Speaking at the Cannes Lions advertising festival, Zuckerberg adds “everything will revolve around people and being social and facilitating is key”.
Zuckerberg also predicts that “everything touched by technology will go through a shift to be people-driven”. He highlighted the increasing use of social gaming applications such as Playfish and Zingo as an indicator of the shift to “people-centric” application development.
He highlighted the growing importance of mobile and says that while the world was seeing its first “crop” of countries with more mobile web than fixed, for example India, he adds that the lack of one universal platorm is holding back development.
During the session, Zuckerberg refused to be drawn on the status of integration of location development on Facebook, a trend many predict will drive the next wave of social networking development. He replied: “We are working on it.”
He also says he is “working on” Japan, Russia, China and Korea, admitting they were countries Facebook does not lead in. He did not face any questions about Facebook-related privacy concerns that have erupted recently.
Zuckerberg laid out his vision during the session at Cannes, hoping to lure reticent advertisers to the social network.
Before the session, Publicis Worldwide chief operating officer Richard Pinder said he thought Zuckerberg’s pitch will hit home if advertisers found it simply and clearly explained the benefits of online advertising.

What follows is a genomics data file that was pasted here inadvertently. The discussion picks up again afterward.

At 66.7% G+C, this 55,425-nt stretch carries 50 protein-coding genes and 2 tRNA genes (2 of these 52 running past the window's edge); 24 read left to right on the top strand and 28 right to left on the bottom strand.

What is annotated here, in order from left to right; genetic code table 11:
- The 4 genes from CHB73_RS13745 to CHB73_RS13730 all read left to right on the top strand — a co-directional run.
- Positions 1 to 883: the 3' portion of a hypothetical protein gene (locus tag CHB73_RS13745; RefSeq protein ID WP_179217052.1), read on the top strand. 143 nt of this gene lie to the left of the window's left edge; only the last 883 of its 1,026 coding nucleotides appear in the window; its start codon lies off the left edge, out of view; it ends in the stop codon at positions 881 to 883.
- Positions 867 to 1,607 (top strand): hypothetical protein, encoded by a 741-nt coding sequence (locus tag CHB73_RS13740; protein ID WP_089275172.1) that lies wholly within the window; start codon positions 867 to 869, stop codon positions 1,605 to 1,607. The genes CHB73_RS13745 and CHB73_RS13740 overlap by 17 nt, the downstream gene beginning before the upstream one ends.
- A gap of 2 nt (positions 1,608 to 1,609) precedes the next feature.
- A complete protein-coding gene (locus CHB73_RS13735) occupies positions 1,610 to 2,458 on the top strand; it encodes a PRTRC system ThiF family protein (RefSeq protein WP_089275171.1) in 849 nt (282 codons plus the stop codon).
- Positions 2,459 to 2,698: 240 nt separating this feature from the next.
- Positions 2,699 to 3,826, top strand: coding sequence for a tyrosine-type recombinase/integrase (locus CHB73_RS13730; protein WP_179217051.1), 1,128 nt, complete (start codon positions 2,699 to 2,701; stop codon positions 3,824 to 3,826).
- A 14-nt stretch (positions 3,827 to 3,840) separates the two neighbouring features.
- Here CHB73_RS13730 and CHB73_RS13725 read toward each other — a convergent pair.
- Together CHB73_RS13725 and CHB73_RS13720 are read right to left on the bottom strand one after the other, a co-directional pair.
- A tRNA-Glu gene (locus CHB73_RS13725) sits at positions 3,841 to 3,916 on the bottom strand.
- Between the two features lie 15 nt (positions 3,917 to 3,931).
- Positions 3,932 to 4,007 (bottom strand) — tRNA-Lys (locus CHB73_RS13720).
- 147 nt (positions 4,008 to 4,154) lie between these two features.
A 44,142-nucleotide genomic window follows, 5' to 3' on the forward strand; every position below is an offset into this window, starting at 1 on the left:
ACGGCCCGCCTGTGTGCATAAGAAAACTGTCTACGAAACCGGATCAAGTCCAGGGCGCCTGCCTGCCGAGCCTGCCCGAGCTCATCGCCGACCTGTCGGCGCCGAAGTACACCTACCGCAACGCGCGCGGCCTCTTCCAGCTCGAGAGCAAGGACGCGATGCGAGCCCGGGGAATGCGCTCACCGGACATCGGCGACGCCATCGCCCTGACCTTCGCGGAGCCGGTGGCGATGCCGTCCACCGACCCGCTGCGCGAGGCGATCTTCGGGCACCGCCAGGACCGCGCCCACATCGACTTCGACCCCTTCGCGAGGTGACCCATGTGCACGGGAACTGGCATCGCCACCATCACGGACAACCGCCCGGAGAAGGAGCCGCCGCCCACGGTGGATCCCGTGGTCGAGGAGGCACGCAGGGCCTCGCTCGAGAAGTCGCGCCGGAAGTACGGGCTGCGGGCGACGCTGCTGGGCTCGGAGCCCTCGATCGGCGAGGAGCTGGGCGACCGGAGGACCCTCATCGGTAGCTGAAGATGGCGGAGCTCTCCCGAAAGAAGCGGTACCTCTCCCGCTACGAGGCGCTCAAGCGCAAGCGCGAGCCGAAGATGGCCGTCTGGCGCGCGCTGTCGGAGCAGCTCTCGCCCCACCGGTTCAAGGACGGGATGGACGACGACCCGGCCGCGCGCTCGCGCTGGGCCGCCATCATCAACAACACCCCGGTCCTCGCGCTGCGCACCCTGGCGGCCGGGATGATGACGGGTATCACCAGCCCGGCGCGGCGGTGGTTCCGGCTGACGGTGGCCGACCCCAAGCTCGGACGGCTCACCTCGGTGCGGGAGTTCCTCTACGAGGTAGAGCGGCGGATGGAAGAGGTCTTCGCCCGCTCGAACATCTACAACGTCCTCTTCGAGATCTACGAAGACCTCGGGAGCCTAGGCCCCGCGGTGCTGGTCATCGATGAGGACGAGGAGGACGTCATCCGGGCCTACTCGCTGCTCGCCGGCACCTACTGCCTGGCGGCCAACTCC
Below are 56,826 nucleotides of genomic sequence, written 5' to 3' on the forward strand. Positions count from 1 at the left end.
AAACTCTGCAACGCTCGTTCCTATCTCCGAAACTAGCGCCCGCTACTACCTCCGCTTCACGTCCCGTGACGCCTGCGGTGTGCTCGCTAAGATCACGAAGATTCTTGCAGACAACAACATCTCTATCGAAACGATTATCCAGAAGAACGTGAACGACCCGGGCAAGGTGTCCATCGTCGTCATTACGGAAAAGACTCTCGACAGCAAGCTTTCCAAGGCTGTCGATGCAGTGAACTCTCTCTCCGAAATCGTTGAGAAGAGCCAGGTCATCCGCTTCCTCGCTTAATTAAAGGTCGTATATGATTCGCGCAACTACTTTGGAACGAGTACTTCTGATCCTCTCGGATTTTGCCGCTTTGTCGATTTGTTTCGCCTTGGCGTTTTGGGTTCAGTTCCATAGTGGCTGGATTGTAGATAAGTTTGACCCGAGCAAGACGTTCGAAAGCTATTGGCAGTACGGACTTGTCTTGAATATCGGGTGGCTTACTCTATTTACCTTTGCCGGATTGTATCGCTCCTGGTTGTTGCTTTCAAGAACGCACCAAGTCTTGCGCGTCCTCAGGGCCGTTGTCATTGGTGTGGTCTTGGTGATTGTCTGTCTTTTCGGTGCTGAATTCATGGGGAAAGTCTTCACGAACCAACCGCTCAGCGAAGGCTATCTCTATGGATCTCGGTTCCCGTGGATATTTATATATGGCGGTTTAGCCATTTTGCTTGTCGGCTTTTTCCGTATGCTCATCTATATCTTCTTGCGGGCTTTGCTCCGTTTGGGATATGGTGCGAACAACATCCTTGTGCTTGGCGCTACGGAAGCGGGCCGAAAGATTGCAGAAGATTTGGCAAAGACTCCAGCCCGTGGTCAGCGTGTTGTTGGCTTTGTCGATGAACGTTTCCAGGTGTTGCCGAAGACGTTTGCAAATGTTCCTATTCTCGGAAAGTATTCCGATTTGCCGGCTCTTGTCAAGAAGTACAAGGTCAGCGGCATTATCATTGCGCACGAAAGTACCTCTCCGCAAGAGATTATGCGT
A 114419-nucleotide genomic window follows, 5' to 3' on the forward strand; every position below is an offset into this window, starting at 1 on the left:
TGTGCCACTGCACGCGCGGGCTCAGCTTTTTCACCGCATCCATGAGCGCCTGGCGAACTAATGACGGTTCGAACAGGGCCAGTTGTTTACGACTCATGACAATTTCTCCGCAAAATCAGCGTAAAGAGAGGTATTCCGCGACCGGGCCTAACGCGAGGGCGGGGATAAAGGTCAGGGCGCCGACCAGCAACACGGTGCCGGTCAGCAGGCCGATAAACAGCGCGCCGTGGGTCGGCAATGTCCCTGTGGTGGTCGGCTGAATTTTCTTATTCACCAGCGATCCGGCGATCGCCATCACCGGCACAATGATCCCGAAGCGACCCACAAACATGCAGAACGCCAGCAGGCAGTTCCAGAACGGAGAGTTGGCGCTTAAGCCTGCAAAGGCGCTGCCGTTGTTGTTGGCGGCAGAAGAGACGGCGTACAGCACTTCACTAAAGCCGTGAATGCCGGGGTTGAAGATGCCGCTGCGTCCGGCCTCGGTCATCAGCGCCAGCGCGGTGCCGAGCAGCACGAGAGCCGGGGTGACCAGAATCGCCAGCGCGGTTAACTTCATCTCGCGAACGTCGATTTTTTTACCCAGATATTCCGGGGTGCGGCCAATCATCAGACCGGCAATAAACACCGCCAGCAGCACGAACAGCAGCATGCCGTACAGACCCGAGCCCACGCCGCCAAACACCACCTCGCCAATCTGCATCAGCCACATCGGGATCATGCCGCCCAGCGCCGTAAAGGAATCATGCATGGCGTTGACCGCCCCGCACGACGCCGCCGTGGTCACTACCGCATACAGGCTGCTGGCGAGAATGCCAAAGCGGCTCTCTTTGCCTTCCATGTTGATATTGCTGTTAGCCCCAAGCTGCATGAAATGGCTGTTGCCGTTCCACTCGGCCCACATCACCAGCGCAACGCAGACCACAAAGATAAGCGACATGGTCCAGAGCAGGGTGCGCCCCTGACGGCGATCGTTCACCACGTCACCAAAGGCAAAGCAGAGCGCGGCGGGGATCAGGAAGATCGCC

“Most of the people making the big decisions [in ad spending] are not on Facebook,” says Pinder. “They fear Facebook. Zuckerberg should explain what it is and why it works, and not make them feel bad about it.”
Facebook’s ad spending is currently failing to match its popularity, despite its revenues hitting arout $800 million dollars last year. The ad revenue per user for Facebook is half that of the MSN and Yahoo portals. Enders analyst Ian Maude says Facebook’s relative ad revenue is “way behind” rivals sites when taking into account the large amount of time most users spend on the social network.
This story first appeared on pitch